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EU US Trade and Tech transparency efforts meet cautious welcome from consumer groups

“Lessons of TTIP have been learned,” said Monique Goyens, the director-general of the highly influential EU consumer protection organisation BEUC at an online webinar last Wednesday (13 October 2021).

Goyens’ statement came only days before the European Commission launched a new web platform to garner input from stakeholders into the ten working groups established at the Trade and Technology Council in Pittsburgh in late September.

The new platform is called ‘Futurium’ and will allow an exchange of views, of papers and participation in events under the heading of each of the ten working group established under the TTC.

BEUC was among those civil society stakeholders who were allowed at the last minute to attend he inaugural in late September.

The fact that this consumer group, which had been a vocal opponent of regulatory cooperation plans built into the now-defunct Obama-era transatlantic trade agreement negotiations known as TTIP, is today talking in a more emollient manner about a new body dedicated to difficult EU-US trade topics speaks volumes about the many changes that have been taken place recently.

It indicates that the European Commission, and perhaps more importantly the United States, have made efforts to avoid that the new regulatory dialogue does not get derailed by outside opposition. The approach taken by the EU and US authorities is to let non-governmental organisations and civil society groups become involved in transatlantic regulatory conversations early on in the process.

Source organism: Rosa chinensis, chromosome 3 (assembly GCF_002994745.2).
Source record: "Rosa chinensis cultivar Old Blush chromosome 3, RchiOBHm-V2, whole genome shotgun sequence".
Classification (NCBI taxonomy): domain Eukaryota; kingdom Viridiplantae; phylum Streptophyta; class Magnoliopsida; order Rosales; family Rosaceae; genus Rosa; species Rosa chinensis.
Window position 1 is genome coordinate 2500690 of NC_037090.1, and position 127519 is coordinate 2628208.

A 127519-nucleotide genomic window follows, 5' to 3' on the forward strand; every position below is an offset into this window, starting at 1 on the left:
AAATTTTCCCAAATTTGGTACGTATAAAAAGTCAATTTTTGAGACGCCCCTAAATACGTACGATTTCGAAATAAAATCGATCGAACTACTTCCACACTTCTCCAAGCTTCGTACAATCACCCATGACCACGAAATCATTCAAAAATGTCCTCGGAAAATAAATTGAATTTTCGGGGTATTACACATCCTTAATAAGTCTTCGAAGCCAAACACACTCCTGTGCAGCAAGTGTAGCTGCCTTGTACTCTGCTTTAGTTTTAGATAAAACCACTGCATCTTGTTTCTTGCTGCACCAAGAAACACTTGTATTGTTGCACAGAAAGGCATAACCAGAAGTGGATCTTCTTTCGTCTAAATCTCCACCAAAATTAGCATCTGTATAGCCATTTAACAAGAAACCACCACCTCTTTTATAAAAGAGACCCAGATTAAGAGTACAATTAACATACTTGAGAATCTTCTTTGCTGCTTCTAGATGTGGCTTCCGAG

The ten TTC working groups cover the following areas for cooperation:

  • Technology standards cooperation
  • Climate and green tech
  • Secure supply chains
  • ICT security and competitiveness
  • Data governance and technology platforms
  • The misuse of technology threatening security and human rights
  • Export controls
  • Investment screening
  • Promoting SME access to and use of digital technologies
  • Global trade challenges

BEUC as a consumer group is pleased that the United States and EU are willing to discuss matters such as standards in areas such as artificial intelligence, in the expectation that broad views on having a ‘human-centric’ approach to the matter is shared across the Atlantic

Yet some wariness lingers, especially as regards the actual transparency of working group meetings.

Monique Goyens said that commitments from the United States on publishing working group meeting agendas or meeting readouts were “evasive”. Goyens also feared the US could seek to influence the EU into watering down new regulations such as the Digital Services Act and Digital Market Acts, which aim, among others, to discipline the activity of big online platforms.

The Transatlantic Consumer Dialogue – TACD – stated one day ahead of Pittsburgh: “While the EU has made positive strides in terms of transparency in its dealings with the US, including an update on the TTC in mid-September, the same cannot be stated of the US side which continues to operate a closed-doors policy”.

At the very least the transatlantic trade and tech conversation has not begun with a major public outcry from civil society groups. Times do change.

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